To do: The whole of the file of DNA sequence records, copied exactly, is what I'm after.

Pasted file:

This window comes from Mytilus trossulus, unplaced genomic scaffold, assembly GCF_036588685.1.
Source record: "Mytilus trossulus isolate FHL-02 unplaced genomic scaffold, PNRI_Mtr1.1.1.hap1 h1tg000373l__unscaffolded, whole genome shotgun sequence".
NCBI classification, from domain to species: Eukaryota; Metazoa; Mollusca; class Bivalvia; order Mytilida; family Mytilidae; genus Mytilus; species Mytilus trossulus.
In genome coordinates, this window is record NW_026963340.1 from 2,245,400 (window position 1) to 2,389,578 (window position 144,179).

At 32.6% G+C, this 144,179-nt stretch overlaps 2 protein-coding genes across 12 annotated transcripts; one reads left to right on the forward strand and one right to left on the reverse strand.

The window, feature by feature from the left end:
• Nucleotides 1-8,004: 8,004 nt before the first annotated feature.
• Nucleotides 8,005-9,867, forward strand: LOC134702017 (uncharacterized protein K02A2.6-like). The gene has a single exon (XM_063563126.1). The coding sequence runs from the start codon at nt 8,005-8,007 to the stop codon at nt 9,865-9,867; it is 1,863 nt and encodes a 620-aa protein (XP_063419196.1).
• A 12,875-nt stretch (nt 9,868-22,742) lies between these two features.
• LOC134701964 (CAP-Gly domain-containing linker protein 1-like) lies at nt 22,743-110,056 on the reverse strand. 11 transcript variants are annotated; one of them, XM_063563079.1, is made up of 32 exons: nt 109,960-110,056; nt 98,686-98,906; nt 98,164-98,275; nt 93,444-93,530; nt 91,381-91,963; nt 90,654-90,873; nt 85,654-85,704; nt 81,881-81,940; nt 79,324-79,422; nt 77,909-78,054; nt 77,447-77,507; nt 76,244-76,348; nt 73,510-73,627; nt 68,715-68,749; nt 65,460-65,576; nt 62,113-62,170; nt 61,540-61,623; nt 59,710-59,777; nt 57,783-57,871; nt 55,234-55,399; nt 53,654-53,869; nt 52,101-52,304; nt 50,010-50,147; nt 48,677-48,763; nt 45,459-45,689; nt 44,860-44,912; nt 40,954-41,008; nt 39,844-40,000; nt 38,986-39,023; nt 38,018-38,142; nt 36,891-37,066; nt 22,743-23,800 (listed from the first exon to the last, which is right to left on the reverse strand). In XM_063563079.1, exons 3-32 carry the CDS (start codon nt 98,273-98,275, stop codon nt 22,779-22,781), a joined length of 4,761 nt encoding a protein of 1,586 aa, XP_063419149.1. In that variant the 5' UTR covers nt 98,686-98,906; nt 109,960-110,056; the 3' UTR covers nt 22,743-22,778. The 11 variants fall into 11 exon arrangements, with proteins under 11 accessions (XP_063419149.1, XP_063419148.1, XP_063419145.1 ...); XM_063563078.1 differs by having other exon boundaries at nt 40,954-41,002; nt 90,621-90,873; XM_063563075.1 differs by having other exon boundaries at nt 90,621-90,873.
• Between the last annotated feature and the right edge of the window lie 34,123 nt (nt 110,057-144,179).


This window comes from Mytilus trossulus, unplaced genomic scaffold, assembly GCF_036588685.1.
Source record: "Mytilus trossulus isolate FHL-02 unplaced genomic scaffold, PNRI_Mtr1.1.1.hap1 h1tg000373l__unscaffolded, whole genome shotgun sequence".
NCBI classification, from domain to species: Eukaryota; Metazoa; Mollusca; class Bivalvia; order Mytilida; family Mytilidae; genus Mytilus; species Mytilus trossulus.
In genome coordinates, this window is record NW_026963340.1 from 2,245,400 (window position 1) to 2,389,578 (window position 144,179).

At 32.6% G+C, this 144,179-nt stretch overlaps 2 protein-coding genes across 12 annotated transcripts; one reads left to right on the forward strand and one right to left on the reverse strand.

The window, feature by feature from the left end:
• Nucleotides 1-8,004: 8,004 nt before the first annotated feature.
• Nucleotides 8,005-9,867, forward strand: LOC134702017 (uncharacterized protein K02A2.6-like). The gene has a single exon (XM_063563126.1). The coding sequence runs from the start codon at nt 8,005-8,007 to the stop codon at nt 9,865-9,867; it is 1,863 nt and encodes a 620-aa protein (XP_063419196.1).
• A 12,875-nt stretch (nt 9,868-22,742) lies between these two features.
• LOC134701964 (CAP-Gly domain-containing linker protein 1-like) lies at nt 22,743-110,056 on the reverse strand. 11 transcript variants are annotated; one of them, XM_063563079.1, is made up of 32 exons: nt 109,960-110,056; nt 98,686-98,906; nt 98,164-98,275; nt 93,444-93,530; nt 91,381-91,963; nt 90,654-90,873; nt 85,654-85,704; nt 81,881-81,940; nt 79,324-79,422; nt 77,909-78,054; nt 77,447-77,507; nt 76,244-76,348; nt 73,510-73,627; nt 68,715-68,749; nt 65,460-65,576; nt 62,113-62,170; nt 61,540-61,623; nt 59,710-59,777; nt 57,783-57,871; nt 55,234-55,399; nt 53,654-53,869; nt 52,101-52,304; nt 50,010-50,147; nt 48,677-48,763; nt 45,459-45,689; nt 44,860-44,912; nt 40,954-41,008; nt 39,844-40,000; nt 38,986-39,023; nt 38,018-38,142; nt 36,891-37,066; nt 22,743-23,800 (listed from the first exon to the last, which is right to left on the reverse strand). In XM_063563079.1, exons 3-32 carry the CDS (start codon nt 98,273-98,275, stop codon nt 22,779-22,781), a joined length of 4,761 nt encoding a protein of 1,586 aa, XP_063419149.1. In that variant the 5' UTR covers nt 98,686-98,906; nt 109,960-110,056; the 3' UTR covers nt 22,743-22,778. The 11 variants fall into 11 exon arrangements, with proteins under 11 accessions (XP_063419149.1, XP_063419148.1, XP_063419145.1 ...); XM_063563078.1 differs by having other exon boundaries at nt 40,954-41,002; nt 90,621-90,873; XM_063563075.1 differs by having other exon boundaries at nt 90,621-90,873.
• Between the last annotated feature and the right edge of the window lie 34,123 nt (nt 110,057-144,179).